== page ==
WASHINGTON – Some U.S. refineries are using an extremely hazardous chemical that threatens the health and safety of millions of people even though there is a cost-effective and less toxic alternative, a consumer advocacy group said Thursday.
The Public Interest Research Group, an advocate of stronger environmental and consumer protection laws, is urging Congress to pass legislation requiring refiners to stop using hydrofluoric acid, which is used to help produce gasoline, in favor of alternative chemicals that would pose less risk if released by accident or during a terrorist attack.
Legislative debate about the security at U.S. refineries and chemical plants will continue after Congress returns from its summer recess. Sen. Susan Collins, R-Maine, head of the Senate Committee on Homeland Security and Government Affairs, hopes to draft legislation sometime this autumn that would contain some mandatory industrywide security measures.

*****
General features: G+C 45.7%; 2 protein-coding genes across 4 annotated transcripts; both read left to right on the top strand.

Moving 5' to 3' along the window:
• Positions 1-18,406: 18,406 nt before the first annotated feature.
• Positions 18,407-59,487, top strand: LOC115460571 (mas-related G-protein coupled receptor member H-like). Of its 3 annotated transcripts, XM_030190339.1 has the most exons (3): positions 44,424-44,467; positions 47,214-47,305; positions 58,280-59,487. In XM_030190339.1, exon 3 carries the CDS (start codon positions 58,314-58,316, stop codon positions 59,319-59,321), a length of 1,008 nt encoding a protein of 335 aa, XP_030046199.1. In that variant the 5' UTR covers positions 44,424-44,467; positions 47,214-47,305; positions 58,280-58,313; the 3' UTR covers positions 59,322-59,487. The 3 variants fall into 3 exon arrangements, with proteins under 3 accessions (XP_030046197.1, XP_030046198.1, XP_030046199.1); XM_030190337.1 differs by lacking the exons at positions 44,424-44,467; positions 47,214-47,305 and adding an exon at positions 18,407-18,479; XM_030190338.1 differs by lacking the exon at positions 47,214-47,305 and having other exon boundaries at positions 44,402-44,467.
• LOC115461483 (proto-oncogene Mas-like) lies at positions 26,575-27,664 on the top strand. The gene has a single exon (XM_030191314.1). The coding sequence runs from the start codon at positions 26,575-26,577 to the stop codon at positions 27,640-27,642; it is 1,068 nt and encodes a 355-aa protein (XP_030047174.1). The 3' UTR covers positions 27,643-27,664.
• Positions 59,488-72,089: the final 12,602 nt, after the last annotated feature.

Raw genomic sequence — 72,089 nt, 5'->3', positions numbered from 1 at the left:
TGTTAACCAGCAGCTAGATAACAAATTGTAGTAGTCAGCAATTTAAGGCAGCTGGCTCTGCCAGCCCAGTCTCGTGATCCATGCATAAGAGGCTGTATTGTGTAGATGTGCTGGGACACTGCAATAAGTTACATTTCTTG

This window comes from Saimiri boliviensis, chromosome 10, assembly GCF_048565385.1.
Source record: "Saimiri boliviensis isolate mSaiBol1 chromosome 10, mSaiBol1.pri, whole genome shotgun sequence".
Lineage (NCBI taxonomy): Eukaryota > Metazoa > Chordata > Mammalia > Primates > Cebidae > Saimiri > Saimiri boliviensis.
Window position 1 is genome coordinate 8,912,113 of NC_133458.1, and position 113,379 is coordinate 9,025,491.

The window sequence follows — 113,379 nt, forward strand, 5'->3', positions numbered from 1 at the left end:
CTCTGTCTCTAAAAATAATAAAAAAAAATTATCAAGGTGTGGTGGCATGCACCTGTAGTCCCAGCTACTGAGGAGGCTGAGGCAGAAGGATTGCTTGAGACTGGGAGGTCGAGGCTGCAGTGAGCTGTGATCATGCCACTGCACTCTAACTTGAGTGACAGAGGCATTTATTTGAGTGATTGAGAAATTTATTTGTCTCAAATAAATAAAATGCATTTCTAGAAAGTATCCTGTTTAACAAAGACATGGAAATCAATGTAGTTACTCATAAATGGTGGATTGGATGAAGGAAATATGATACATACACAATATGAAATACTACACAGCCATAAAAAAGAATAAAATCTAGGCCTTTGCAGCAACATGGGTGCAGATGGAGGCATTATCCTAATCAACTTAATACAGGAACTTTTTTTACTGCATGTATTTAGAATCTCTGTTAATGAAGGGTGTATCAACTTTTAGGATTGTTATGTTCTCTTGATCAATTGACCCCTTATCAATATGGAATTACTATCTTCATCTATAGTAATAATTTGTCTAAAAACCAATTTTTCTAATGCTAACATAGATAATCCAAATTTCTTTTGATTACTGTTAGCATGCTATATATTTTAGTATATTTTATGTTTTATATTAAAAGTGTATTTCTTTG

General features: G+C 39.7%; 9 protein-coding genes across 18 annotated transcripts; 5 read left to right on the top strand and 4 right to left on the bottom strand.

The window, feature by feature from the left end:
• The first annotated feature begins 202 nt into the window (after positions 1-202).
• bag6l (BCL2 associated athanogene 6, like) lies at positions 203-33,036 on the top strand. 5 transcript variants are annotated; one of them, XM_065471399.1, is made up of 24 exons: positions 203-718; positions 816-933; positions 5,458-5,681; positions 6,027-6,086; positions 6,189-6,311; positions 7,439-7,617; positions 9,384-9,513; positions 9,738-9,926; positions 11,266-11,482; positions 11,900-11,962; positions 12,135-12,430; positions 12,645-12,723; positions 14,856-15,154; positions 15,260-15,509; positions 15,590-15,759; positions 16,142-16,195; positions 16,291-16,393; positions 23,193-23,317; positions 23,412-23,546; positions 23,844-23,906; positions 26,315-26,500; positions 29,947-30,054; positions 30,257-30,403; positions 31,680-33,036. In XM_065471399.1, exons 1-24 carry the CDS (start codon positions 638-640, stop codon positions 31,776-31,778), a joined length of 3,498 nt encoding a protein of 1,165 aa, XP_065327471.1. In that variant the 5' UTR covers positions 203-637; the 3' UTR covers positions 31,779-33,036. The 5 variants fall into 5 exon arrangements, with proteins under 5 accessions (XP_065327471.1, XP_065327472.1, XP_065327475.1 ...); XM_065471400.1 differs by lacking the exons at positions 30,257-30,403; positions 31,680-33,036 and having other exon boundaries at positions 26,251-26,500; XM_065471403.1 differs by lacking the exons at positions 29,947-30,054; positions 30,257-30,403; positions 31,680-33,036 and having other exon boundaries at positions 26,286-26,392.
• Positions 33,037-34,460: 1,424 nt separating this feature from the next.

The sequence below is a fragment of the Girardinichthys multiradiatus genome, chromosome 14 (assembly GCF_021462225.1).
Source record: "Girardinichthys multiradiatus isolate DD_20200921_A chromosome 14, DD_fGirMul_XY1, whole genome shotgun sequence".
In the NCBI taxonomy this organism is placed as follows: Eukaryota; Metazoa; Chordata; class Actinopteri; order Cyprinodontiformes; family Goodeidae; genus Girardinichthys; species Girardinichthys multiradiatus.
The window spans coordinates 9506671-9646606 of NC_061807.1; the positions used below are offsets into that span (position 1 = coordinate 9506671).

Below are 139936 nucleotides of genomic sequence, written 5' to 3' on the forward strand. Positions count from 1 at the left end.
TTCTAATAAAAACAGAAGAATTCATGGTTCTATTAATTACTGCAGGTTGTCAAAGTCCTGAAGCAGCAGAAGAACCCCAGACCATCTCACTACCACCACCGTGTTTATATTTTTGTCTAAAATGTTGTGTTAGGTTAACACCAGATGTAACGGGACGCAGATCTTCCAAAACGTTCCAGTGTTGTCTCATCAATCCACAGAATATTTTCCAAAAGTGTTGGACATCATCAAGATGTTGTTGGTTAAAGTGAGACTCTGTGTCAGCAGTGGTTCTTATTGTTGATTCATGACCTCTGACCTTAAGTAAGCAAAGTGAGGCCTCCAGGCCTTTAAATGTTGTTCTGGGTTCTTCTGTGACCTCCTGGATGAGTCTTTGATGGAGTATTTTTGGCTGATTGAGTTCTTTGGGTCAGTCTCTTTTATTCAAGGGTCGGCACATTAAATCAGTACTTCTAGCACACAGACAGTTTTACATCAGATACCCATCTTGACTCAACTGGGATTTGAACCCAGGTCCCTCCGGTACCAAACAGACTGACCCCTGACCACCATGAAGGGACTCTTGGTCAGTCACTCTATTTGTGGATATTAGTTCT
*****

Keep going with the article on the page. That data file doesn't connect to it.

According to a PIRG report released Thursday, 50 of the country’s 148 refineries use hydrofluoric acid or store it on site. Together, they use and store more than 10 million pounds of the chemical, endangering more than 17 million people who live near the facilities.
“Fully two-thirds of industry uses a safer alternative, and many of the same companies also have plants that are using hydrofluoric acid,” said Meghan Purvis, environmental health advocate at PIRG. ”
U.S. refiners don’t take health and safety lightly and already employ rigorous security measures to guard against attack and accidents, a representative of a top industry group said.
“We have a lot of precautions in the refineries already with the water baths and entrapment procedures to limit releases,” said John Flemy, chief economist at the American Petroleum Institute.
Purvis said there are several ways refineries could lessen the risks involved in using hydrofluoric acid – like simply using hydrofluoric acid at a lower concentration, which would cost about $7 million per refinery to switch.
“When you put that in the context of the profits that some of these oil companies are making, it’s certainly something that should be done,” she said.
Purvis also said switching to sulfuric acid would also be a way to lower the risks, as would installing technology called “solid acid catalysts” that is currently being tested in some European refineries.
Switching isn’t that simple, Felmy of the API said.
“You have to look at all the implications of what switching means,” Felmy said. “Sometimes the whole structure would have to be rebuilt to do that, which brings up the whole permitting process and people like PIRG would even stop us doing that.”